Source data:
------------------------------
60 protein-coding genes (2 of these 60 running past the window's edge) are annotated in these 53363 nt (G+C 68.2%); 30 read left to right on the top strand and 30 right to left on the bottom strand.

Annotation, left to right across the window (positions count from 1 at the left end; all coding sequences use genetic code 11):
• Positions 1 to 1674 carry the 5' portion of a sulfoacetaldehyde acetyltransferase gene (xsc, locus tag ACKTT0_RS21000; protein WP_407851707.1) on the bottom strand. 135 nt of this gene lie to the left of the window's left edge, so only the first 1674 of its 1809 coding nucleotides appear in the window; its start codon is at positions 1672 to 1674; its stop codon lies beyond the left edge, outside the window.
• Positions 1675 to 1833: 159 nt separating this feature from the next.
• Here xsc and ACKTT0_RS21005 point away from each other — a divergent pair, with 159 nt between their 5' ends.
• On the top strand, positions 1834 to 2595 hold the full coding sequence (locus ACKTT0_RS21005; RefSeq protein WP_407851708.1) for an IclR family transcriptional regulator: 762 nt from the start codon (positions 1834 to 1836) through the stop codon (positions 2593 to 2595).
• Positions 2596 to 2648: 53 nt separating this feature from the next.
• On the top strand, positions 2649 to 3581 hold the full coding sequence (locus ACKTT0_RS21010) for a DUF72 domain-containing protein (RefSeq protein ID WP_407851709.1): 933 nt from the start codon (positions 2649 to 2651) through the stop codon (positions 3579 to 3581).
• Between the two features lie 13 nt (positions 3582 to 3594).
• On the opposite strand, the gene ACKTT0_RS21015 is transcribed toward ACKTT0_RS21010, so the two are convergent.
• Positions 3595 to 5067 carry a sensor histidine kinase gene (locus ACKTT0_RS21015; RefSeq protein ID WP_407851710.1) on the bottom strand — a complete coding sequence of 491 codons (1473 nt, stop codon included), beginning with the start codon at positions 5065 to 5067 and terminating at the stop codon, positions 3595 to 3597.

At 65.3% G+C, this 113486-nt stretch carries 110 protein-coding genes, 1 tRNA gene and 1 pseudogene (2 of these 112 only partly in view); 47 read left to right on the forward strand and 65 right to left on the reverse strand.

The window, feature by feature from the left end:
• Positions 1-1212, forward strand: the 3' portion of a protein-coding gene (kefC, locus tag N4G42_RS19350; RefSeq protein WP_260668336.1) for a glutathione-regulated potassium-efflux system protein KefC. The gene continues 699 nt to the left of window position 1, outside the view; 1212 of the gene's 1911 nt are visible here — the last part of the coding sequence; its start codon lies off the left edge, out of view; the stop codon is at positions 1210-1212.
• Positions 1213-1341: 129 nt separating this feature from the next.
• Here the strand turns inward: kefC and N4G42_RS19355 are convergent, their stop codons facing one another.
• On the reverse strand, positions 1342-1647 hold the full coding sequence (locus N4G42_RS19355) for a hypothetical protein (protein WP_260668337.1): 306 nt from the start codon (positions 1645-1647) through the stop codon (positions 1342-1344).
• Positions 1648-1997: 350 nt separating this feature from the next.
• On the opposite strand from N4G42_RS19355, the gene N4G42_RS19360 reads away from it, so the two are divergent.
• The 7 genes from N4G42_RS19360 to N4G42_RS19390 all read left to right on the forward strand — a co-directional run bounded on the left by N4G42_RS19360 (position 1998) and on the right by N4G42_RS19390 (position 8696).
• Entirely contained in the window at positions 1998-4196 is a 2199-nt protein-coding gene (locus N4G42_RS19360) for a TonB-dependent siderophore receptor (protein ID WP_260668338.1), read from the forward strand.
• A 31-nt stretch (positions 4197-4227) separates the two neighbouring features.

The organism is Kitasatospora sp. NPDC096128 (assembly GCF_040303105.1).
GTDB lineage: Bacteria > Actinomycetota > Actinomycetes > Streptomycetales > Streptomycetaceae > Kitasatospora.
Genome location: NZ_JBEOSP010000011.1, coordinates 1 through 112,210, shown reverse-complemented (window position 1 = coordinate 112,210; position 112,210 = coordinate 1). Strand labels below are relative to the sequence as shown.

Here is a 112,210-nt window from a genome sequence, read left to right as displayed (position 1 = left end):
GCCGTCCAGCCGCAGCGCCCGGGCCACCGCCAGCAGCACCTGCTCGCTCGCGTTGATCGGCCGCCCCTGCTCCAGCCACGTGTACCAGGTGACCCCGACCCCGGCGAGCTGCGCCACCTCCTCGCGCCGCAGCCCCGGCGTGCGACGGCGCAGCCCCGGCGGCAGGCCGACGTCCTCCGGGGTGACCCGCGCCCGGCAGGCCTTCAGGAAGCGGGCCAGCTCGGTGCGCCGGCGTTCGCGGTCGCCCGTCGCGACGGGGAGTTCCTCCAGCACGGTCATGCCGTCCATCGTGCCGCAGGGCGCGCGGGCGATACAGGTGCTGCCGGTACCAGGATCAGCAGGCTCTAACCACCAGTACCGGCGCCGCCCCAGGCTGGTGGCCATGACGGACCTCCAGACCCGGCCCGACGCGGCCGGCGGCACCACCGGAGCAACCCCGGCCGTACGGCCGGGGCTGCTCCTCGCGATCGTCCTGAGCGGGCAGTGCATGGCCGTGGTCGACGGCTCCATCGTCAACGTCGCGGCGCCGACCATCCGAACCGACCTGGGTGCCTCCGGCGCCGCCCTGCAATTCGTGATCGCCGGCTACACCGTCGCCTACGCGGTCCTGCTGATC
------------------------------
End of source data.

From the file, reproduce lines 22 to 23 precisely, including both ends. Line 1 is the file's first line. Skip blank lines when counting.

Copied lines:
• A 31-nt stretch (positions 4197-4227) separates the two neighbouring features.

The organism is Kitasatospora sp. NPDC096128 (assembly GCF_040303105.1).